Hello! I'm fairly new to this site so I don't know if my search was weak. I'm trying to find a way to make Mandarin orange puree at home, but I couldn't find anything even similar in the forum. I am a home cook, but I have been making chocolate bonbons and other confections for over 4 years (intermitantly). It is too expensive for me to purchase this online- not because of the price of the puree, but the cost of shipping makes it prohibative. The recipes I've seen online are all differant and don't seem to be what I need. 
      I would love any help with this! I look forward to hearing and learning from those who have much, much more experience than me. Thanks!
    • By Darienne
      In hopes of sleeping better, etc, etc, I have currently given up gluten, dairy and now sugar.  The gluten and dairy pose no problems...the sugar does.  I am not happy using mannitol or erythritol or any of those artificial sweeteners...they give me severe digestive problems.   But I can tolerate stevia very nicely.  The only problem is that there doesn't seem to be much sweetened with this ingredient.
      I do have a carob/coconut oil/peanut butter/stevia candy of sorts.  I don't really like it all that much, but it does work.  That's about it.
      Has anyone any recipes for desserts using stevia?  Thanks.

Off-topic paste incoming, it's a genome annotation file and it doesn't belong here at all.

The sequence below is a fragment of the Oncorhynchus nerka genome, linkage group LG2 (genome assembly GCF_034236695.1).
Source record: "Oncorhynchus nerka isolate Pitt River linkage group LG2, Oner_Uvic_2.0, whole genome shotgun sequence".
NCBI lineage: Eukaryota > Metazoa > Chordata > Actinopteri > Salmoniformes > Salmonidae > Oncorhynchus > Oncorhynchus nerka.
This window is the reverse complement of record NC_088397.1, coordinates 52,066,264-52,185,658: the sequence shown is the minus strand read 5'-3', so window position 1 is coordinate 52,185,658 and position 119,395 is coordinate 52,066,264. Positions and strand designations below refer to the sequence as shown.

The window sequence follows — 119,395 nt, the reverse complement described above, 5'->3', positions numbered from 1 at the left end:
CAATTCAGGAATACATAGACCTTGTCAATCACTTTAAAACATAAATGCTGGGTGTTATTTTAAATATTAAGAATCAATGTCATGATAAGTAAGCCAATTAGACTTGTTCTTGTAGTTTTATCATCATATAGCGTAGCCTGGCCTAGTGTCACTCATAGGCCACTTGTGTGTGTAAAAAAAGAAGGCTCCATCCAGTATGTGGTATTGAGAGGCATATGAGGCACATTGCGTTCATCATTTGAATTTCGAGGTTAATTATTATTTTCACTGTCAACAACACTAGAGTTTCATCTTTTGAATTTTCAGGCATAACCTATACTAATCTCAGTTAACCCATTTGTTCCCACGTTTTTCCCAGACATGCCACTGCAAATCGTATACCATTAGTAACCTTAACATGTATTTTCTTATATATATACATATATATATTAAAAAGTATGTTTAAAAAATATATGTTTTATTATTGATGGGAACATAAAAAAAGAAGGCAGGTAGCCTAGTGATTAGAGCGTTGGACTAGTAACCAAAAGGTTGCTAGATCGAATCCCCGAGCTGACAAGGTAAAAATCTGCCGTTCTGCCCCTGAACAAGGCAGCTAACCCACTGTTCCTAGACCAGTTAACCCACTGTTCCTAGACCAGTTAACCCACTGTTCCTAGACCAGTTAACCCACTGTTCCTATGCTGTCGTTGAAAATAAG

• By Janet Taylor
      Ever since Todd talked making cupcakes I have been cupcake crazy. Although, I am not a cake maker but more of a pie person.
      My first dessert that I love that I make is my Coconut Cream Pie w/heavy whipped cream. I don't use low fat anything and probably angioplasties is necessary after this baby.
      My second is Peach Cobbler w/rich vanilla ice cream. I never met a cobbler that I didn't like, but peach is my favorite.
      I don't make these often because I wouldn't be able to get through the front door if I did.
      How about yours?
    • By amyneill
      Hi all!! 
      I work at an amazing little New Zealand Style ice cream shop in the beautiful Denver Colorado. I was hoping to get a little help on the subject of adding fruit into ice cream after extracting it and ensuring that, when the ice cream is frozen, the fruity bits don't turn into rock hard shards. I am planning on doing a cherry chocolate ice cream and I was going to soak some dried cherries that we're no longer using for something else. I was planning on using some brandy and a ton of sugar, but I was really hoping someone had a tried and true method they could send my way so that I KNOW that the fruit will be luscious as it's frozen. If you have a certain sugar ratio. I know there is the brix test, but to be honest it's been many years since pastry school and I am very rusty. Would love to hear from some of my fellow sugar-heads. 
      Thank you!
  • Recently Browsing   0 members

    • No registered users viewing this page.
  • Create New...